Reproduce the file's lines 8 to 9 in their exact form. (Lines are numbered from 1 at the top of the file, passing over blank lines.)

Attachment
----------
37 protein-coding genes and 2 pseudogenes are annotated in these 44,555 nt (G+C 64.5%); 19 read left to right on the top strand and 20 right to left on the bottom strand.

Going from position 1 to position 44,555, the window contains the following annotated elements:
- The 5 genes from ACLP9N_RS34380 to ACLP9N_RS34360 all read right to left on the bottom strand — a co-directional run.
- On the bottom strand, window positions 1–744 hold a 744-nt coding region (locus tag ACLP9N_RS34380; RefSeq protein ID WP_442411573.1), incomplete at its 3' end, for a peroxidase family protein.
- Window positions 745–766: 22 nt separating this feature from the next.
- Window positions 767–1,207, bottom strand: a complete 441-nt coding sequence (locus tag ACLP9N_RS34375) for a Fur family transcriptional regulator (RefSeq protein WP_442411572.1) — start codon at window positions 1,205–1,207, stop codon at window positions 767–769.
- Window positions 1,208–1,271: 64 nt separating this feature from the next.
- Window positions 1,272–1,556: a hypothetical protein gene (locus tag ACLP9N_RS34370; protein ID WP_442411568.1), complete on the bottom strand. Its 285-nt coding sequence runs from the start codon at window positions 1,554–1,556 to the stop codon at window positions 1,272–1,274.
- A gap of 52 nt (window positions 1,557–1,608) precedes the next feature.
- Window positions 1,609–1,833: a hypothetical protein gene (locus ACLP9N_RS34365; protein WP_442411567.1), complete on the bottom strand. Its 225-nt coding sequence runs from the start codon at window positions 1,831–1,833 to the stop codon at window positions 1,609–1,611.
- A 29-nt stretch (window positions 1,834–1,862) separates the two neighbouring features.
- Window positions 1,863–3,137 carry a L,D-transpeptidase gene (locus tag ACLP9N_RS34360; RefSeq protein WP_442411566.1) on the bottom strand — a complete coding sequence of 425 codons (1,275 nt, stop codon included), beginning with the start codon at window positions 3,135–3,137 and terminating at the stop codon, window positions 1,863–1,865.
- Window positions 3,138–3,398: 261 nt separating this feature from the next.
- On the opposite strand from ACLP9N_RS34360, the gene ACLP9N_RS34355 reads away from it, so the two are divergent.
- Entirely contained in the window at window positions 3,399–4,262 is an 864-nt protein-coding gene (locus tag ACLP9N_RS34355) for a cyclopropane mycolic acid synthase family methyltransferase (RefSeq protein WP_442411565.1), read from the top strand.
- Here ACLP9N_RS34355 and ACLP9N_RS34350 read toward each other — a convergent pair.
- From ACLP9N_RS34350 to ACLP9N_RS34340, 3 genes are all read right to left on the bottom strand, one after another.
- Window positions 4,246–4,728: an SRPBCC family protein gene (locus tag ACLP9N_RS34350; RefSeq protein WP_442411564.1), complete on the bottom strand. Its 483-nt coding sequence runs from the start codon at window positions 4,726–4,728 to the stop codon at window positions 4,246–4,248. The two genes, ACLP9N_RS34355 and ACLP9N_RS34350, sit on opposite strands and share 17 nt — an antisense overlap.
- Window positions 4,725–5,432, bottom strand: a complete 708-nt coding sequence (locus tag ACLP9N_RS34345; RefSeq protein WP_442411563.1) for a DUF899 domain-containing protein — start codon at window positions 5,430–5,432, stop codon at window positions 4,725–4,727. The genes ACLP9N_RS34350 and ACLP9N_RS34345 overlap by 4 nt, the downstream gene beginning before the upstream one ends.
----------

- Window positions 1,272–1,556: a hypothetical protein gene (locus tag ACLP9N_RS34370; protein ID WP_442411568.1), complete on the bottom strand. Its 285-nt coding sequence runs from the start codon at window positions 1,554–1,556 to the stop codon at window positions 1,272–1,274.
- A gap of 52 nt (window positions 1,557–1,608) precedes the next feature.